When a bicyclist gets into an accident involving a motor vehicle, it is common for them to not know that they may be entitled to the same compensation as passengers or drivers injured in a car accident.
Under the laws of Ontario, there are two avenues of compensation that a bicyclist can claim:
- They can make an accident benefits claim through a motor vehicle insurance policy; and
- They may be able to claim compensation by filing a civil claim against the negligent driver in tort.
Accident Benefits Claim
In Ontario, we have a “no-fault” insurance system that is governed by the Statutory Accident Benefits Schedule (‘SABS’) under the Insurance Act. This regulation sets out the benefits/compensation available to drivers, passengers and pedestrians that are injured in a motor vehicle accident regardless of whether or not they were at fault for the accident.
If the bicyclist has their own motor vehicle insurance, they can claim accident benefits (‘AB’) even though the accident did not involve their own vehicle. If they do not have their own motor vehicle insurance, then they can claim AB through the insurance of the driver who was at fault. If the driver does not have motor vehicle insurance or if the driver cannot be found (i.e. hit and run), then the bicyclist can claim AB though the Motor Vehicle Accident Claims (MVAC) Fund administered by the Ontario Government.
Depending on the severity of the injury (and/or in some cases, whether you have purchased additional AB insurance cover), the benefits you can claim may include:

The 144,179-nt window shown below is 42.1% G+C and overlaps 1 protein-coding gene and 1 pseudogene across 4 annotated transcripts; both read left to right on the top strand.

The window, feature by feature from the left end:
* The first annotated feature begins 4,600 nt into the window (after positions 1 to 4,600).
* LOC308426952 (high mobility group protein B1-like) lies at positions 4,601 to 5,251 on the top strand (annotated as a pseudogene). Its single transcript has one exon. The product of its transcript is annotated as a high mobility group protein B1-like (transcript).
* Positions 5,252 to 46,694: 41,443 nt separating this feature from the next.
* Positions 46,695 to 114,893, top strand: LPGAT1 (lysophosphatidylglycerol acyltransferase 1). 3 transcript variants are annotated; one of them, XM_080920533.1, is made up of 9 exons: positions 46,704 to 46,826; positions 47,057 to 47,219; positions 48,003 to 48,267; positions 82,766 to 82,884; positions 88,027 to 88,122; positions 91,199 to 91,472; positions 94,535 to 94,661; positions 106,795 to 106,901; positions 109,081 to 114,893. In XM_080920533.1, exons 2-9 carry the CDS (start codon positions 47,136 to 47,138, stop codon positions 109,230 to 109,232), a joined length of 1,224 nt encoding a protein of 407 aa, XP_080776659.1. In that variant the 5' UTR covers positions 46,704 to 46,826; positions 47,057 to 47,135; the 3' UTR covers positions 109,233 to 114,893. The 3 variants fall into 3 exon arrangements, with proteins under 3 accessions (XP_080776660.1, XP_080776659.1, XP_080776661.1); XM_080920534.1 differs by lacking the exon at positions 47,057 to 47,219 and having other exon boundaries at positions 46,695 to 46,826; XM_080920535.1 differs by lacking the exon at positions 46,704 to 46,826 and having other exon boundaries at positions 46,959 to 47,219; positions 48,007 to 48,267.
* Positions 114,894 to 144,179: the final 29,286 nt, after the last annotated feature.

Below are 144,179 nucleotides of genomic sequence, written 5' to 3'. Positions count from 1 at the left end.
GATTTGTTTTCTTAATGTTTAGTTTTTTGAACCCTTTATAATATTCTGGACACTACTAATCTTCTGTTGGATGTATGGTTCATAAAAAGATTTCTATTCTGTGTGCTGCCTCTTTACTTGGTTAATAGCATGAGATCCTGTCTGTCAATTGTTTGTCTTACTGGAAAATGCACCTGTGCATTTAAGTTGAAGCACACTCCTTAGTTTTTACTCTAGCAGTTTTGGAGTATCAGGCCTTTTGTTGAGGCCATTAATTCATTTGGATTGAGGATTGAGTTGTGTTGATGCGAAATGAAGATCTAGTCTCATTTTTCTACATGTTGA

- income replacement benefits
- non-earner benefits if you were not working at the time of the accident
- medical and rehabilitation benefits (that are not covered by OHIP)
- visitor expenses
- caregiver benefits
- damage to clothing caused by the accident
- housekeeping benefits
- attendant care benefits
- assessment and medical report costs
- lost educational expenses
- death and funeral benefits (claimed by spouse and/or dependents)
To claim AB with a motor vehicle insurance company, you will need to complete an application package within 30 days of receipt of the forms. It is important that you do not delay in doing this because waiting for too long may prejudice your ability to claim compensation under AB.
The second avenue of compensation is suing the negligent driver (who will be indemnified by his own motor vehicle insurance company.) In a civil claim, you can claim any additional losses that you were unable to claim in AB including general damages (i.e. pain and suffering) as well as future losses, additional loss of income, (not covered by AB such as future work opportunity) or additional medical treatment.
It is important to speak to a lawyer about this because the laws have recently changed that make it a little more difficult for Ontario accident victims to claim